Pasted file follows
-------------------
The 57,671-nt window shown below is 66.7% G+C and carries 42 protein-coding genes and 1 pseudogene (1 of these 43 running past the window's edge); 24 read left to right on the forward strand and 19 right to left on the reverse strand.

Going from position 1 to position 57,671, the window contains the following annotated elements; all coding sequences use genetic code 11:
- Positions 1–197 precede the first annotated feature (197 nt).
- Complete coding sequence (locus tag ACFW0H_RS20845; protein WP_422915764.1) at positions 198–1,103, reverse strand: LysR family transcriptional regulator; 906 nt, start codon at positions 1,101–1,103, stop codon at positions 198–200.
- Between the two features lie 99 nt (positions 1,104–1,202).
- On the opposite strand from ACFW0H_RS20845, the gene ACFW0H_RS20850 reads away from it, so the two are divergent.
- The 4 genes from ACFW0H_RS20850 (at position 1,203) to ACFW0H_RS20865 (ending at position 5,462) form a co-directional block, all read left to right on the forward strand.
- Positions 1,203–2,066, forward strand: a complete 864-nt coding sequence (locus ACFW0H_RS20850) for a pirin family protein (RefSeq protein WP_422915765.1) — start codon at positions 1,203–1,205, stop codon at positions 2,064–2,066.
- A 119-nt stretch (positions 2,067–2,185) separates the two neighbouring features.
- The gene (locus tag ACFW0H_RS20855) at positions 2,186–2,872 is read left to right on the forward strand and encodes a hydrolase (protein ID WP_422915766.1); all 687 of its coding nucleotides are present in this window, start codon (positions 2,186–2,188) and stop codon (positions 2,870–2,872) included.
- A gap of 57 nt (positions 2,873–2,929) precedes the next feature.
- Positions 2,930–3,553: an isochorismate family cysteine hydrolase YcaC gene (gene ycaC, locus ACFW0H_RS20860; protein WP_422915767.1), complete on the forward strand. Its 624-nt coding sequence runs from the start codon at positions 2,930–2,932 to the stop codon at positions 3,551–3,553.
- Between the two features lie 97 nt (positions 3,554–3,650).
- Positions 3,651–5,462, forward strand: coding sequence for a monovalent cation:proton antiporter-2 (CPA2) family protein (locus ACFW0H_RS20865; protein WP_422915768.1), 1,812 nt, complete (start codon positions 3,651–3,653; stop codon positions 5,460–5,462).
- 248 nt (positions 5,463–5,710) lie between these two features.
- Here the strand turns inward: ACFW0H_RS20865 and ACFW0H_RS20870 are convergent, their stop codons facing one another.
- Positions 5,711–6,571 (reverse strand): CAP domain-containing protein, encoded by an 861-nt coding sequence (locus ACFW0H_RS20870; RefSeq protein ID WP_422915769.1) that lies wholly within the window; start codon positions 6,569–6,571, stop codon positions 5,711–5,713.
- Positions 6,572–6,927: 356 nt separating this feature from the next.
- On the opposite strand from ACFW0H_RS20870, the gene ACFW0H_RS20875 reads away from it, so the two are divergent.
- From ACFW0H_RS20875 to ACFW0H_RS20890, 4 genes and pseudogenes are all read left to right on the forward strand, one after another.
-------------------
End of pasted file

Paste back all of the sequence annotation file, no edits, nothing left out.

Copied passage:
The 57,671-nt window shown below is 66.7% G+C and carries 42 protein-coding genes and 1 pseudogene (1 of these 43 running past the window's edge); 24 read left to right on the forward strand and 19 right to left on the reverse strand.

Going from position 1 to position 57,671, the window contains the following annotated elements; all coding sequences use genetic code 11:
- Positions 1–197 precede the first annotated feature (197 nt).
- Complete coding sequence (locus tag ACFW0H_RS20845; protein WP_422915764.1) at positions 198–1,103, reverse strand: LysR family transcriptional regulator; 906 nt, start codon at positions 1,101–1,103, stop codon at positions 198–200.
- Between the two features lie 99 nt (positions 1,104–1,202).
- On the opposite strand from ACFW0H_RS20845, the gene ACFW0H_RS20850 reads away from it, so the two are divergent.
- The 4 genes from ACFW0H_RS20850 (at position 1,203) to ACFW0H_RS20865 (ending at position 5,462) form a co-directional block, all read left to right on the forward strand.
- Positions 1,203–2,066, forward strand: a complete 864-nt coding sequence (locus ACFW0H_RS20850) for a pirin family protein (RefSeq protein WP_422915765.1) — start codon at positions 1,203–1,205, stop codon at positions 2,064–2,066.
- A 119-nt stretch (positions 2,067–2,185) separates the two neighbouring features.
- The gene (locus tag ACFW0H_RS20855) at positions 2,186–2,872 is read left to right on the forward strand and encodes a hydrolase (protein ID WP_422915766.1); all 687 of its coding nucleotides are present in this window, start codon (positions 2,186–2,188) and stop codon (positions 2,870–2,872) included.
- A gap of 57 nt (positions 2,873–2,929) precedes the next feature.
- Positions 2,930–3,553: an isochorismate family cysteine hydrolase YcaC gene (gene ycaC, locus ACFW0H_RS20860; protein WP_422915767.1), complete on the forward strand. Its 624-nt coding sequence runs from the start codon at positions 2,930–2,932 to the stop codon at positions 3,551–3,553.
- Between the two features lie 97 nt (positions 3,554–3,650).
- Positions 3,651–5,462, forward strand: coding sequence for a monovalent cation:proton antiporter-2 (CPA2) family protein (locus ACFW0H_RS20865; protein WP_422915768.1), 1,812 nt, complete (start codon positions 3,651–3,653; stop codon positions 5,460–5,462).
- 248 nt (positions 5,463–5,710) lie between these two features.
- Here the strand turns inward: ACFW0H_RS20865 and ACFW0H_RS20870 are convergent, their stop codons facing one another.
- Positions 5,711–6,571 (reverse strand): CAP domain-containing protein, encoded by an 861-nt coding sequence (locus ACFW0H_RS20870; RefSeq protein ID WP_422915769.1) that lies wholly within the window; start codon positions 6,569–6,571, stop codon positions 5,711–5,713.
- Positions 6,572–6,927: 356 nt separating this feature from the next.
- On the opposite strand from ACFW0H_RS20870, the gene ACFW0H_RS20875 reads away from it, so the two are divergent.
- From ACFW0H_RS20875 to ACFW0H_RS20890, 4 genes and pseudogenes are all read left to right on the forward strand, one after another.